I remember when I first read A Drink Before the War and fell in love with the way Dennis Lehane captured the gritty streets of Boston and the gritty lives of Patrick Kenzie and Angela Gennaro. However, as the years went by and Lehane started to leave these characters behind to pursue other stories, I became more sporadic in my reading of him. I read Mystic River and Shutter Island but I had missed two other books that deal with the Coughlin family when I picked up World Gone By.
Luckily, though this book has connections to The Given Day and Live By Night, not having read these books didn’t dampen my engagement in this one. It’s another gritty tale but the setting is Tampa not Boston. It’s 1943 and Joe Coughlin, a former mob boss turned “consigliere” to the Bartola Crime family, is doing well for himself and for the mobsters he advises. World War II, like most wars, is good for business and the mob has their hand in everything. A well-respected figure, Joe walks the line between legitimate businessman and criminal and one of the many things he’s good at is making money. However, he is also a devoted single father to his young son, Tomas. However, Joe’s golden life begins to crumble around the edges after he hears a rumor that someone has put a contract out on him. In his search to discover who and why, Joe must confront his past—a past with a huge body count and many acts of violence.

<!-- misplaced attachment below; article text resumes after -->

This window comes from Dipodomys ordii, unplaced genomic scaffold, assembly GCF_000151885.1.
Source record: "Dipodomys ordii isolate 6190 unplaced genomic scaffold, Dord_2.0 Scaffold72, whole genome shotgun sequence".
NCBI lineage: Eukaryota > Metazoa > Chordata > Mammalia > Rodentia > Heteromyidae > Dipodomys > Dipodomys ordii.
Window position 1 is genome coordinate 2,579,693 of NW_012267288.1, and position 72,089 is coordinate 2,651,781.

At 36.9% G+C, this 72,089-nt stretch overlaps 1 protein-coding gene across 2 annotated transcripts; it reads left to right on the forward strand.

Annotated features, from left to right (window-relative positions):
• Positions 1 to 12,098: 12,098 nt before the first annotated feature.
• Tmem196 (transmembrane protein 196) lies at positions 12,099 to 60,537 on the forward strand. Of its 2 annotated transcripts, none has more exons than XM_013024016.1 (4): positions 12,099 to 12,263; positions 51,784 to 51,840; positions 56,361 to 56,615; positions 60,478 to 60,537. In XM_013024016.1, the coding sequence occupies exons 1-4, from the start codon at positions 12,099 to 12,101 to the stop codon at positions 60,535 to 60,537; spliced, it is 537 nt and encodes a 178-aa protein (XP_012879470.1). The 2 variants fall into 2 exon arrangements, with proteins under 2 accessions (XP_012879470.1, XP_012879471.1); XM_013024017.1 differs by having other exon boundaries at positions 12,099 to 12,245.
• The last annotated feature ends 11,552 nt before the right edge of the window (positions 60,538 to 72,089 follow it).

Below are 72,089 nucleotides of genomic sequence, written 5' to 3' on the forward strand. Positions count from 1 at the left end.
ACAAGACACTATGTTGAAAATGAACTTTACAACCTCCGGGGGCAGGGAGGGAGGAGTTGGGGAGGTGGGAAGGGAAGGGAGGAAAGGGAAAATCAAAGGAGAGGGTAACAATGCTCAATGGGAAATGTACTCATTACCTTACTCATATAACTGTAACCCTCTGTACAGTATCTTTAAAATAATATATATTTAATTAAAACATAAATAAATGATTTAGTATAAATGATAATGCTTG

Maybe it’s because I read a really awful book right before this one, but I was struck by not only how well plotted this novel was but how beautifully Lehane writes. There is violence here but that violence comes at a cost for everyone. Yes, this is a story of gangsters battling for power but Lehane recreates the era with fine detail even as he has Joe Coughlin and others haunted, literally, by ghosts from the past.